WriteSpa – An Oasis for Writers
For many years, every morning I write down three phrases that I call my ‘daily happinesses.’ These are simple – usually appealing – images that help me peek into another, more objective, reality.
In a way, they are also writing prompts. Each one of these little phrases conjures a vignette, a mood, a story, a person. For example: “Planning for a garden of rare and wild roses.” “Penguins diving into the sea.” “The silence before applause.”
When I was in college back in the seventies, I vividly remember stumbling across this paragraph, written by Sylvia Plath in Johnny Panic and the Bible of Dreams:
“How I envy the novelist! I imagine her… pruning a rosebush with a large pair of shears, adjusting her spectacles, shuffling about among teacups, humming, arranging ashtrays or babies, absorbing a slant of light, a fresh edge to the weather, and piercing, with a kind of modest, beautiful x-ray vision, the psychic interiors of her neighbors – her neighbors on trains, in the dentist’s waiting room, in the corner teashop. To her, this fortunate one, what is there that isn’t relevant! Old shoes can be used, doorknobs, air letters, flannel nightgowns, cathedrals, nail varnish, jet planes, rose arbors, and budgerigars; little mannerisms – the sucking at a tooth, the tugging at a hemline – any weird or warty or fine or despicable thing. Not to mention emotions, motivations – those rumbling, thunderous shapes. Her business is Time, the way it shoots forward, shunts back, blooms, decays, and double-exposes itself. Her business is people in Time. And she, it seems to me, has all time in the world. She can take a century if she likes, a generation, a whole summer. I can take about a minute.”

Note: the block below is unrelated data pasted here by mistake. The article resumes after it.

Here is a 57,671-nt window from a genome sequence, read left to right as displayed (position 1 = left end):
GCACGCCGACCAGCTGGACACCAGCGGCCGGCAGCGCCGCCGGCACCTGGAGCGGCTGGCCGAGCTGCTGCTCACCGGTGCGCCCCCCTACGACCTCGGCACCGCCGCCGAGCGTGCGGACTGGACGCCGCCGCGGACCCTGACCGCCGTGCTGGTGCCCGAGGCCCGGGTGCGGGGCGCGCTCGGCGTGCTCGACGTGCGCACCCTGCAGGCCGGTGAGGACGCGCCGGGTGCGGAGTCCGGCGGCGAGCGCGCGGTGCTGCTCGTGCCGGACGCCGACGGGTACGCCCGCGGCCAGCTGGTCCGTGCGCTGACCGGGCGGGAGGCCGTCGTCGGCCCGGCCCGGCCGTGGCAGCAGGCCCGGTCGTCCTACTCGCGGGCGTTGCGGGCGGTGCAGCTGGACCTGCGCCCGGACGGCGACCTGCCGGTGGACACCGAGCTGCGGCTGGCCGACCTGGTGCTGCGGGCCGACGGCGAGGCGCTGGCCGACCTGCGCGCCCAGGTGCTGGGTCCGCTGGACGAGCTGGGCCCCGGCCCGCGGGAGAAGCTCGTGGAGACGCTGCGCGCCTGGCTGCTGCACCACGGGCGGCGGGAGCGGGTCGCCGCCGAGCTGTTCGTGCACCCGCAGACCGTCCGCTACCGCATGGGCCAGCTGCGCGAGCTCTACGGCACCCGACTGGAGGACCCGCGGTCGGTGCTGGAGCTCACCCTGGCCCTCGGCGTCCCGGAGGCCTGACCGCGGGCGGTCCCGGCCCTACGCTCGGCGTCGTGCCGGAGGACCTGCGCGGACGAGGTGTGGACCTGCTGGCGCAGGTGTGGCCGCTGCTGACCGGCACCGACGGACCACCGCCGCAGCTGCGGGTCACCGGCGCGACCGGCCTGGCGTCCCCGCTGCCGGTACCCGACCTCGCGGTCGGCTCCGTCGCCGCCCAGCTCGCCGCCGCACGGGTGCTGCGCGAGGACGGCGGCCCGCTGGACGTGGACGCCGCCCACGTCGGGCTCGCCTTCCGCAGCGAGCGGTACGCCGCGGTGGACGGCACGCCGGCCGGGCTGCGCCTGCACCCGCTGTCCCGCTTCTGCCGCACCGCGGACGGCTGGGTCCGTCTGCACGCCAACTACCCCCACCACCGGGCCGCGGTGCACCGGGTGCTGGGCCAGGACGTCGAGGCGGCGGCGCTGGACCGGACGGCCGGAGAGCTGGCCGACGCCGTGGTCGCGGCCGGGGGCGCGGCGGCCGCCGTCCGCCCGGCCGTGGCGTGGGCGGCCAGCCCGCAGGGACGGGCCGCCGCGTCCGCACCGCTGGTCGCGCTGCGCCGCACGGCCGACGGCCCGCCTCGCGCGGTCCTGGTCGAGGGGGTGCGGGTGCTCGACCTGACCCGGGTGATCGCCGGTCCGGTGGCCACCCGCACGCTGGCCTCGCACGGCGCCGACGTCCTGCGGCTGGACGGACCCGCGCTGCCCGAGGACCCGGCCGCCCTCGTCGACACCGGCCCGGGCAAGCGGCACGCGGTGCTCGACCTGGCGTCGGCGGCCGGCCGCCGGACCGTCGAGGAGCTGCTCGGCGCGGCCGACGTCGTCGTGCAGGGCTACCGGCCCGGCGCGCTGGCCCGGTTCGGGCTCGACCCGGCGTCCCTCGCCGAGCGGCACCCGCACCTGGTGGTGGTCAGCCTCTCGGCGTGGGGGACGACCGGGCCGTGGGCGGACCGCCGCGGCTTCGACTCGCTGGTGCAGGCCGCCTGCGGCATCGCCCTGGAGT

For me, reading this paragraph was a revelation. Writing furiously at the time, both novels and poetry, I knew in an instant what she meant. Every single detail in life – doorknobs, the tugging at a hemline – is relevant to a novelist.
Fun Writing Practice
Writing prompts are more than just a way to get you started. They are small awarenesses that keep you alive to the subtle qualities of writing fiction. Just as on the stage of a play, every prop is relevant to the action, characters, and dialogue, so every detail in a novel is relevant. It matters.
It also inspires.
Come up with a few of your own. Simply observe the folded sheets, or the curled up cat, or the sleet at the window, or the quirky smile of a friend, and write it down. You might be amazed at the story that surrounds an everyday image regarded in a different light.
- fresh pineapple in the middle of winter
- Friday night
- snow crystals blowing off trees in the sun
- a noodle shop in Hong Kong